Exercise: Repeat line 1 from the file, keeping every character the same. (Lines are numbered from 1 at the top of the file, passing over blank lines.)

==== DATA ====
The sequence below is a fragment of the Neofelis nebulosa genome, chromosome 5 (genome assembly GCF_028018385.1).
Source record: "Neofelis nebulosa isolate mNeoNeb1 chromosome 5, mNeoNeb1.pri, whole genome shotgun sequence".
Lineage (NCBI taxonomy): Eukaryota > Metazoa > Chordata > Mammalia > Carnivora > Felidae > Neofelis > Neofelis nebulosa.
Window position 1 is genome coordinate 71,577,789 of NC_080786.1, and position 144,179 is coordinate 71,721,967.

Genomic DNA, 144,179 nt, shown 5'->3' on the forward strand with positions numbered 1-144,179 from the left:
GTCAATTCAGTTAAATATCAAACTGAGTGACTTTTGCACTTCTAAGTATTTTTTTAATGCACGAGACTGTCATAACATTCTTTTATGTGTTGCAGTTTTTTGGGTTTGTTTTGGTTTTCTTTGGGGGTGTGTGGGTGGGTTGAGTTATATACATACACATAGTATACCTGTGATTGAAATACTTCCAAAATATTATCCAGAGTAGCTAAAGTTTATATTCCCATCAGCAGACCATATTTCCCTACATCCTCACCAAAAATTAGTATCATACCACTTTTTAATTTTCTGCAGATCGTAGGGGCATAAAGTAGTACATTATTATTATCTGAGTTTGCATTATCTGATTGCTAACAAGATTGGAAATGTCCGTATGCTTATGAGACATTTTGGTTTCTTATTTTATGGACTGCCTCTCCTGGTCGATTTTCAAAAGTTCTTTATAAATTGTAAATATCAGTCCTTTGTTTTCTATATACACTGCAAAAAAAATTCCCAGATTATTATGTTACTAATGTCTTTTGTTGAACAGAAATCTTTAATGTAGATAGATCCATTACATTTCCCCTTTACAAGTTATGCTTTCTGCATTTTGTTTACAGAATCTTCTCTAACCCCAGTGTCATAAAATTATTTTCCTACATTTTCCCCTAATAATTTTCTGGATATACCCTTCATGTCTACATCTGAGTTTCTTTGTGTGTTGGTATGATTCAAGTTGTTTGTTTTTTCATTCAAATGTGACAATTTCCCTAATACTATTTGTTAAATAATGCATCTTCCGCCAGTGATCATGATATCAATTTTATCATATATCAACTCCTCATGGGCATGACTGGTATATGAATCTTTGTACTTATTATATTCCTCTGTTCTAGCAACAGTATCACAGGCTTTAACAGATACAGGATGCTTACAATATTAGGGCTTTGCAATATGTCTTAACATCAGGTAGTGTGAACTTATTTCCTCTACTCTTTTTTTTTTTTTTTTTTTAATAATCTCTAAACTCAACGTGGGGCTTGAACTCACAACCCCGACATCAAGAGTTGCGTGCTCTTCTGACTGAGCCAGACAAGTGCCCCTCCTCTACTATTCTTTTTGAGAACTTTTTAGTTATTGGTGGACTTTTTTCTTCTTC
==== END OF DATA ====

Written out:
The sequence below is a fragment of the Neofelis nebulosa genome, chromosome 5 (genome assembly GCF_028018385.1).